BlackRock has more to lose from a BTC price crash pre-Bitcoin ETF
BlackRock has more to lose from a BTC price crash pre-Bitcoin ETF

Numerous theories emerge whenever the price of Bitcoin takes a sudden and steep dive. The usual suspects include government regulations, the possibility of exchanges manipulating prices, Bitcoin (BTC) whales manipulating prices, overleveraged traders and some conspiracies involving Tether (USDT).

SEC kicks Bitcoin ETF can down the road

Between Aug. 15 and Aug. 18, Bitcoin’s price experienced a significant 12% decline. This occurrence followed a familiar pattern, prompting a variety of reasons put forth by analysts and experts.

Unfortunately, due to the decentralized nature of cryptocurrencies and the lack of transparency among exchanges, verifying whether a specific entity influenced the price movement remains a challenging task.

On Aug. 11, Ceni, a co-founder of Ceni Capital, made a prediction that turned out to be partially accurate. Ceni predicted a Bitcoin price lower than $29,000, anticipating the United States Securities and Exchange Commission (SEC) would postpone its decision regarding the ARK Bitcoin exchange-traded fund (ETF).

However, it’s important to note that the prediction didn’t specify the timing of this event or the exact support level. As a result, the statistical foundation for this hypothesis becomes less certain.

Nonetheless, Ceni has pointed to BlackRock as a potential instigator of Bitcoin’s crash, a claim that warrants thorough investigation.

Spot Bitcoin ETF is not a short-term deal for BlackRock

The idea that BlackRock might benefit from a lower Bitcoin price before launching a spot Bitcoin ETF is not as straightforward as it may seem. While the concept of a lower Bitcoin price leading to increased profitability upon ETF launch might be intuitive, there are several reasons why this might not align with BlackRock’s broader interests.

First and foremost, BlackRock has built a reputation as a respected financial institution based on its commitment to market stability and investor confidence. A sudden and substantial drop in Bitcoin’s value could undermine the overall credibility of the cryptocurrency market, something BlackRock would aim to avoid. The priority of maintaining the market’s legitimacy might outweigh any immediate gains resulting from a low Bitcoin price.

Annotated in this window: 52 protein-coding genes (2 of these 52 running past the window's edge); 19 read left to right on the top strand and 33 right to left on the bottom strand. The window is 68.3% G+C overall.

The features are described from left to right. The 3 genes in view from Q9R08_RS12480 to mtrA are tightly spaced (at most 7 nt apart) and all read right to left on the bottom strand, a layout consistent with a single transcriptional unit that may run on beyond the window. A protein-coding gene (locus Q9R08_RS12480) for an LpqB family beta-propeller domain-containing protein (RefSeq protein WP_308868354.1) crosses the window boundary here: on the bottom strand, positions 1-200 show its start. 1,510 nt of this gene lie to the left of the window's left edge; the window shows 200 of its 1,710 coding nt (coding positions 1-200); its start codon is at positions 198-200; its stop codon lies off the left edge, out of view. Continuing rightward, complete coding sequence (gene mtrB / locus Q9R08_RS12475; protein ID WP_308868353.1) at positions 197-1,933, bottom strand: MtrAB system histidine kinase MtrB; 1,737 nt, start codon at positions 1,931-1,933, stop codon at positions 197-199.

Secondly, obtaining regulatory approval plays a critical role in launching any financial product, especially within the cryptocurrency domain. The SEC meticulously assesses the potential for market manipulation and safeguards for investor protection. Engaging in activities that could be construed as price manipulation could jeopardize BlackRock’s chances of securing the necessary regulatory approvals for its ETF offering.

Lastly, instilling investor confidence is of paramount importance when introducing any investment product, particularly a novel one like a Bitcoin ETF. A sharp Bitcoin price drop could erode trust among investors, not only in the asset class itself but also in the ETF.

Therefore, BlackRock’s interest likely lies in launching the ETF during a period of positive sentiment, where investors feel confident about the potential for future gains.

If not BlackRock, who’s to blame for the BTC price drop?

The next possibility often considered when trying to explain a drop in Bitcoin’s price is the idea that the government will regulate the cryptocurrency sector. The motivation to regulate would be driven by a desire to reduce demand to make the U.S. dollar stronger.

Usually, these theories suggest that steps would be taken to control stablecoins and exchanges that are located outside the United States. Market analyst Joe Kerr talked about this on X (formerly Twitter):

While this theory is interesting, there are challenges and factors that make it seem less likely. First, it’s possible to somewhat track government wallets, but analysts should remember that governments usually have only a small part of all the Bitcoin, so their influence on the whole market is limited.

Related: Bitcoin speculators are underwater on 88% of their BTC bags — Research

Betting against the BNB price and other nonsense

Next, the idea of betting against the price of BNB (BNB) might not be as simple as it sounds. To bet against BNB, traders would need to borrow it, but they can’t do that on platforms that follow regulations.

Moreover, by checking Binance’s transparency page, a person can see in real-time whether the exchange’s Bitcoin wallets are getting smaller compared to other exchanges.

<em>Bitcoin balance on exchanges (total), in BTC. Source: Glassnode, @jimmyvs24</em>

This could suggest unusual things like the improper use of customer money or financial problems. Actual data from these observations is more important than just guessing, as it gives insight into how well the exchange is doing.

Ultimately, most of these theories make assumptions and simplify things, ignoring how complex cryptocurrency markets, exchanges and regulations are.

The real results could be very different from what’s suggested, so while the public might never know the truth for sure, a person can at least dismiss such theories as BlackRock crashing Bitcoin before a spot Bitcoin ETF approval.

This article is for general information purposes and is not intended to be and should not be taken as legal or investment advice. The views, thoughts, and opinions expressed here are the author’s alone and do not necessarily reflect or represent the views and opinions of Cointelegraph.

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